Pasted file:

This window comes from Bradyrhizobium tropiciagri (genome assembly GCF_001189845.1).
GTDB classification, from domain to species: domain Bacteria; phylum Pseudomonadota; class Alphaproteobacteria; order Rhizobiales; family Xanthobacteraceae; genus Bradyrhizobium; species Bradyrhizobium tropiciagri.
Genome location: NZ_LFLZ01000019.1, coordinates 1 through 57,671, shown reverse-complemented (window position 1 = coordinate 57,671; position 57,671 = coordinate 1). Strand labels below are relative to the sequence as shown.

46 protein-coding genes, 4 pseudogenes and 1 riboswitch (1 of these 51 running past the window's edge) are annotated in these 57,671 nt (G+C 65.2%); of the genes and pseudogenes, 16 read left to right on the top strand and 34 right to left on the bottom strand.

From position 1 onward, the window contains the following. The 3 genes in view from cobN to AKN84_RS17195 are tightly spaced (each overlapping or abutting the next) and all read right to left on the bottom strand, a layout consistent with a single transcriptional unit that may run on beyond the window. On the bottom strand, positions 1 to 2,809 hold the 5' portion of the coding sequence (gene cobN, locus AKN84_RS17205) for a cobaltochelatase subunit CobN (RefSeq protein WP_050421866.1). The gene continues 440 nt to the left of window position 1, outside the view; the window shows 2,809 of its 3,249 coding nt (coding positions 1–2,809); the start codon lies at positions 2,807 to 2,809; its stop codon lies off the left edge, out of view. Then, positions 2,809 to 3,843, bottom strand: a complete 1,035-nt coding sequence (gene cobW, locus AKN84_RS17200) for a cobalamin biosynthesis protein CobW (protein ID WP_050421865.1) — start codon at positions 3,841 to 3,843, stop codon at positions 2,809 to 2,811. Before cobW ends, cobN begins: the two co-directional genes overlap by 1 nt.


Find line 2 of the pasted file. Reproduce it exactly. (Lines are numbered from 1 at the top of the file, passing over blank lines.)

GTDB classification, from domain to species: domain Bacteria; phylum Pseudomonadota; class Alphaproteobacteria; order Rhizobiales; family Xanthobacteraceae; genus Bradyrhizobium; species Bradyrhizobium tropiciagri.